But that could change, as Republicans seem focused on restoring defense spending hampered by the sequester cuts and Democrats rally behind other programs, like early education and health care reform. There have been too many cliff-side standoffs over the last several months to feel particularly sanguine about a sudden spirit of cooperation now. Even Charlie Brown is apt to doubt Lucy's commitment to holding the football in place after so many disappointments.

Of course, that only makes the Dow's performance all the more remarkable. It would be nice to think those traders pushing stock values ever higher knew something that the rest of us didn't — that it's bound to work out for the U.S. economy just fine in the end. The more realistic view might be to remember how bullish the market looked in the fall of 1929 after its nine-year upward run, even as Congress debated the Smoot-Hawley Tariff Act.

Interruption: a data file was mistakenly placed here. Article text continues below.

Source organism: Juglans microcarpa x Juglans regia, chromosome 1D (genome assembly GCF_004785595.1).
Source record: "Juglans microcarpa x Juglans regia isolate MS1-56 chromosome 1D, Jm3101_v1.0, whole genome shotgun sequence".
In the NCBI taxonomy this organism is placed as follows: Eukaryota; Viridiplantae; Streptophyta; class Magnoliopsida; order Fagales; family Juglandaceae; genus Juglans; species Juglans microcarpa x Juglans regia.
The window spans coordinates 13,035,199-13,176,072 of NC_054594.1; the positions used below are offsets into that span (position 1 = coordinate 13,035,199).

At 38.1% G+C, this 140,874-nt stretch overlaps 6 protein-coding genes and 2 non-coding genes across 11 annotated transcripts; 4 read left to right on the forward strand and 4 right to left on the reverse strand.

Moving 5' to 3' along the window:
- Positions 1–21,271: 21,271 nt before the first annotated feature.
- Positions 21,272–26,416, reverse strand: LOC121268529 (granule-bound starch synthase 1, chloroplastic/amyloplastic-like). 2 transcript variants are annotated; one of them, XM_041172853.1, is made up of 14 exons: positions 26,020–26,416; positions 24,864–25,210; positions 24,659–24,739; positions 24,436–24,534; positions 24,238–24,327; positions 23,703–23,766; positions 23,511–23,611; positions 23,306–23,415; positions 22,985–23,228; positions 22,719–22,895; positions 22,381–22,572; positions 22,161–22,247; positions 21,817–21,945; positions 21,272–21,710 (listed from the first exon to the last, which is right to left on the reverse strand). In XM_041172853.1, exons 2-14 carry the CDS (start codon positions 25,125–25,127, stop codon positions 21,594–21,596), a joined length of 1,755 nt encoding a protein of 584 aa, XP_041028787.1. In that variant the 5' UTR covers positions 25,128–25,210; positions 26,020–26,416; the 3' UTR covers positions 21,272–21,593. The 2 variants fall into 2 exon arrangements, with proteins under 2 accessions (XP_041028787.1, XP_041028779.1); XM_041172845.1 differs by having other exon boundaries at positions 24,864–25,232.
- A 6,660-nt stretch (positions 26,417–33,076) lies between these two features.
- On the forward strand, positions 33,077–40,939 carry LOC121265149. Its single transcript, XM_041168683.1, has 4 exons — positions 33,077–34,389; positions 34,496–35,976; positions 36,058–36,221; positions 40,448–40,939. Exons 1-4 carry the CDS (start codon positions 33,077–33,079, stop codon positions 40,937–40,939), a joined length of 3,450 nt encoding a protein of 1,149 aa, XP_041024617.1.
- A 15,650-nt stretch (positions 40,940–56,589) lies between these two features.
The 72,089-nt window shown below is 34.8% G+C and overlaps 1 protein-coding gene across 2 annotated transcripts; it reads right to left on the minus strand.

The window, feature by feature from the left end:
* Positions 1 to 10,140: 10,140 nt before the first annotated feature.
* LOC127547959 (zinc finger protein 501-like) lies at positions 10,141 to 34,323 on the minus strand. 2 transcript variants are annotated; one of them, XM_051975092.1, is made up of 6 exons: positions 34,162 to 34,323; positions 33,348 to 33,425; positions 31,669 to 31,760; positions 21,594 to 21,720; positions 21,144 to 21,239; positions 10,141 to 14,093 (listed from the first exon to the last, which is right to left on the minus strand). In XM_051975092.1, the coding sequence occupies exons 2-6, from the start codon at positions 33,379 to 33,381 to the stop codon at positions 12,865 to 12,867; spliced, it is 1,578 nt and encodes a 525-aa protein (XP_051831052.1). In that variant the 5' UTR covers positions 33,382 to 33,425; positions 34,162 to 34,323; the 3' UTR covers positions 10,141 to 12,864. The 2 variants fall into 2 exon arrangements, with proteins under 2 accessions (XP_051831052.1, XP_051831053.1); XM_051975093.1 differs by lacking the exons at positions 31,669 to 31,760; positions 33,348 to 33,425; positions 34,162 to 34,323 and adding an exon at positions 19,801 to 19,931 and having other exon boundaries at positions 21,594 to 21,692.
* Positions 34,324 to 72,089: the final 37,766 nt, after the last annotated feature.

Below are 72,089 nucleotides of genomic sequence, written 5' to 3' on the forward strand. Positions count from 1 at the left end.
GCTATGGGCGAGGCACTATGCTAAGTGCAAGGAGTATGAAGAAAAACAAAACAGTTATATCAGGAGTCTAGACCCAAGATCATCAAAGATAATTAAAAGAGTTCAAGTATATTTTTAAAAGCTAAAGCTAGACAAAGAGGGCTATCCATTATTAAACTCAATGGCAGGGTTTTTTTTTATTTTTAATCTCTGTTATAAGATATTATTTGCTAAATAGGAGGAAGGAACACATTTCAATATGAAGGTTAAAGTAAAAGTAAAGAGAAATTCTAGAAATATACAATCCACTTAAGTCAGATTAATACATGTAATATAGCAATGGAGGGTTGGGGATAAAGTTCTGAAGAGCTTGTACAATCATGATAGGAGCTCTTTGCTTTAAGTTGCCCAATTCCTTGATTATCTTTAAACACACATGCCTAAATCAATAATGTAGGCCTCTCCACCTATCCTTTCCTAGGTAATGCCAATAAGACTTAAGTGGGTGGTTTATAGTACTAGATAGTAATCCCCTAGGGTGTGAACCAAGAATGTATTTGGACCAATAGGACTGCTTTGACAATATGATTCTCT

The bottom line is that whether another record Dow closing is set today, tomorrow or next Tuesday, it could be a sign of improvement or just another bubble ready to burst. Perhaps it's merely the result of a lot of investors fed up with low bond yields. Whatever the cause, it's out of our control. Better to focus on what is within our power, at least theoretically — demanding our elected leaders bring a balanced and rational approach to growing the economy and reducing the budget deficit.

Copyright © 2015, The Baltimore Sun
Related Content
  • Republicans have eviscerated the middle class, and Democrats have let them

    Republicans have eviscerated the middle class, and Democrats have let them

    Dan Rodricks' column "Let's help the poor, but not close to home" (Feb. 3) was right on target. Yes, and Ronald Regan started the great disintegration of student aid, social services, welfare benefits and federal support for public housing and urban renewal which has continued to this day.

  • Lift the cap on Social Security taxes

    Lift the cap on Social Security taxes